Now an outdoor shopping mall, this building complex in East Rochester was once the fourth largest producer of quality pianos in the United States. In the 1920s it was called the “General Motors of the piano industry,” its products used by organizations like the Metropolitan Opera in New York City.
The Piano Works (known as the Aeolian-American Piano Corporation for most of its existence) originally opened in 1905, back when the village was called Despatch. Master craftsmen produced all kinds of pianos, including baby grands and concert grands. At its height, it produced 700 pianos every week, the finest taking up to 14 months to finish.
The facility included a large woodworking plant to process the different kinds of wood used in production, including cherry, ebony, and mahogany. There was also a foundry, a powerhouse, dry kilns, and even Piano Works’s own fire department. The factory employed blind tuners to tune the pianos, since they tended to have a heightened sense of hearing.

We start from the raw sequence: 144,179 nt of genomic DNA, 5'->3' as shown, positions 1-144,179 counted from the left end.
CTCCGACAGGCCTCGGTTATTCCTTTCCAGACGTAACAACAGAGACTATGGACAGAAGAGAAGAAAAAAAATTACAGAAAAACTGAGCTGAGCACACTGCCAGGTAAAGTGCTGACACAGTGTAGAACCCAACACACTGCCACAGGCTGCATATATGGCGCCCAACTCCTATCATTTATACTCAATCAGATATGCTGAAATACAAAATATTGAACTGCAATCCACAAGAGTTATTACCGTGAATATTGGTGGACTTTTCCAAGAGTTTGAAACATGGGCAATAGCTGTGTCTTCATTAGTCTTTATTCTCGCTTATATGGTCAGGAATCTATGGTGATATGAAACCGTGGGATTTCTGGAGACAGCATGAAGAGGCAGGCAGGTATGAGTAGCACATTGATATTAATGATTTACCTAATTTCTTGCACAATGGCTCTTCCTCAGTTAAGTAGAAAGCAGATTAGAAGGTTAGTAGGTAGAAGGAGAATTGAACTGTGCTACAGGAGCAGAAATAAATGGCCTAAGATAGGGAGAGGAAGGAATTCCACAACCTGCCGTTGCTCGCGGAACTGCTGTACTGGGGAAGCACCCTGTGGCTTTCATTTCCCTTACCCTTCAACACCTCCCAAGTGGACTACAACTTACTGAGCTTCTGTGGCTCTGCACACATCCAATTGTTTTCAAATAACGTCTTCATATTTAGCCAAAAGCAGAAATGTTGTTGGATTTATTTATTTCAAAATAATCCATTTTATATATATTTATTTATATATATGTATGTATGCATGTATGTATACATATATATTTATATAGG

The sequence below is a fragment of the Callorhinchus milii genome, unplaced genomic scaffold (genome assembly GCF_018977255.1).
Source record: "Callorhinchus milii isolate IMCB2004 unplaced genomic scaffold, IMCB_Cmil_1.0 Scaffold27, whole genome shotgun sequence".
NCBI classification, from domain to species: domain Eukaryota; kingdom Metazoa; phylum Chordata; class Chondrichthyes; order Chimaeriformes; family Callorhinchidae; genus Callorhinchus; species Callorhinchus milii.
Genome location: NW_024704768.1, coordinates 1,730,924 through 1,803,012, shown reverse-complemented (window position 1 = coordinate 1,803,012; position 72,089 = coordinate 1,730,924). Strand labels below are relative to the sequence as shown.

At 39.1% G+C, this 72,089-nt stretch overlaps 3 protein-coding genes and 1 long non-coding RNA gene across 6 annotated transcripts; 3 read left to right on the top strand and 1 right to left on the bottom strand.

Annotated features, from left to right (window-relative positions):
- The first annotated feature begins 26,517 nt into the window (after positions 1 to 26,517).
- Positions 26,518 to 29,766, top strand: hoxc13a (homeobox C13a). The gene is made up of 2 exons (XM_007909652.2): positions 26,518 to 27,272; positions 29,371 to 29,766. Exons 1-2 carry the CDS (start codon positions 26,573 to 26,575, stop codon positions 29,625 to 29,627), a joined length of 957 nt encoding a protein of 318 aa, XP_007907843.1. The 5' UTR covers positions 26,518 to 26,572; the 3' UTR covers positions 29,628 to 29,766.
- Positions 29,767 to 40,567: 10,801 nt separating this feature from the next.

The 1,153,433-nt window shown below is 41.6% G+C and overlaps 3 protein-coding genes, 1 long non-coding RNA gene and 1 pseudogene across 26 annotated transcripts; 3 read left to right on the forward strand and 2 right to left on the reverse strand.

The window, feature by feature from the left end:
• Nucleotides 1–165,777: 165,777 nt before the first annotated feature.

During World War II, the factory was employed to make military aircraft parts, which helped keep it going in hard times. When the war was over, piano production would continue for another 40 years. However, the popularity of pianos declined in that time, eclipsed by the guitar with the rise of rock ‘n’ roll. Households also started to favor televisions over pianos for their major entertainment purchases in the latter part of the 20th century. And for those still buying pianos, there were cheaper options coming from outside the country.
In 1985, the piano factory closed, and the buildings that remained were turned into shops (including, appropriately, a piano shop) and office space, known as the Piano Works Mall. A smokestack on the grounds that reads AMPICO (AMerican PIano COporation) hearkens back to its factory days.